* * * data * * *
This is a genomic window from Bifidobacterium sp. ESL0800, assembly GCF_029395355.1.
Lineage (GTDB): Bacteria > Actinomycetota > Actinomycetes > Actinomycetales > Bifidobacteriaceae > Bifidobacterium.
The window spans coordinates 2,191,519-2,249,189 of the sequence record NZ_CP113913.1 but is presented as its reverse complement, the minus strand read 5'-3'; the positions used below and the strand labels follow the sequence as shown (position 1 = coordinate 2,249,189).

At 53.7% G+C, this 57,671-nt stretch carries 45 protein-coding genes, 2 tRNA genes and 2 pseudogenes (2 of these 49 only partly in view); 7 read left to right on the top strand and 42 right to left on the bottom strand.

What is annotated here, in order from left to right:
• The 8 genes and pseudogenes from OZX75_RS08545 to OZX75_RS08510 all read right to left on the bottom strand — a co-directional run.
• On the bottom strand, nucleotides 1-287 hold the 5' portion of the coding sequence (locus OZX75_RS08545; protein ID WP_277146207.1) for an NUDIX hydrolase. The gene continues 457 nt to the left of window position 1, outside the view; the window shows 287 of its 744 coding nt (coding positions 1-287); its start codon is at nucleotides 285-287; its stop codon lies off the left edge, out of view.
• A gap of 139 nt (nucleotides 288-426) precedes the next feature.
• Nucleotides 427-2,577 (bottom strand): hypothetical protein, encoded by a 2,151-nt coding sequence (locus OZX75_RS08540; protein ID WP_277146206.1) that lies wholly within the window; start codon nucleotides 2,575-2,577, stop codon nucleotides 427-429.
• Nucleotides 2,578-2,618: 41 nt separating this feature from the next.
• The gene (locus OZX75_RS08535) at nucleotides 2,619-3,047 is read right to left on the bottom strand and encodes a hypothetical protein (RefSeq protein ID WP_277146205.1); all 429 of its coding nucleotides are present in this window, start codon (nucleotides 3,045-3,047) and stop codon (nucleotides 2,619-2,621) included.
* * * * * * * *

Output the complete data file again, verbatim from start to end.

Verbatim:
This is a genomic window from Bifidobacterium sp. ESL0800, assembly GCF_029395355.1.
Lineage (GTDB): Bacteria > Actinomycetota > Actinomycetes > Actinomycetales > Bifidobacteriaceae > Bifidobacterium.
The window spans coordinates 2,191,519-2,249,189 of the sequence record NZ_CP113913.1 but is presented as its reverse complement, the minus strand read 5'-3'; the positions used below and the strand labels follow the sequence as shown (position 1 = coordinate 2,249,189).

At 53.7% G+C, this 57,671-nt stretch carries 45 protein-coding genes, 2 tRNA genes and 2 pseudogenes (2 of these 49 only partly in view); 7 read left to right on the top strand and 42 right to left on the bottom strand.

What is annotated here, in order from left to right:
• The 8 genes and pseudogenes from OZX75_RS08545 to OZX75_RS08510 all read right to left on the bottom strand — a co-directional run.
• On the bottom strand, nucleotides 1-287 hold the 5' portion of the coding sequence (locus OZX75_RS08545; protein ID WP_277146207.1) for an NUDIX hydrolase. The gene continues 457 nt to the left of window position 1, outside the view; the window shows 287 of its 744 coding nt (coding positions 1-287); its start codon is at nucleotides 285-287; its stop codon lies off the left edge, out of view.
• A gap of 139 nt (nucleotides 288-426) precedes the next feature.
• Nucleotides 427-2,577 (bottom strand): hypothetical protein, encoded by a 2,151-nt coding sequence (locus OZX75_RS08540; protein ID WP_277146206.1) that lies wholly within the window; start codon nucleotides 2,575-2,577, stop codon nucleotides 427-429.
• Nucleotides 2,578-2,618: 41 nt separating this feature from the next.
• The gene (locus OZX75_RS08535) at nucleotides 2,619-3,047 is read right to left on the bottom strand and encodes a hypothetical protein (RefSeq protein ID WP_277146205.1); all 429 of its coding nucleotides are present in this window, start codon (nucleotides 3,045-3,047) and stop codon (nucleotides 2,619-2,621) included.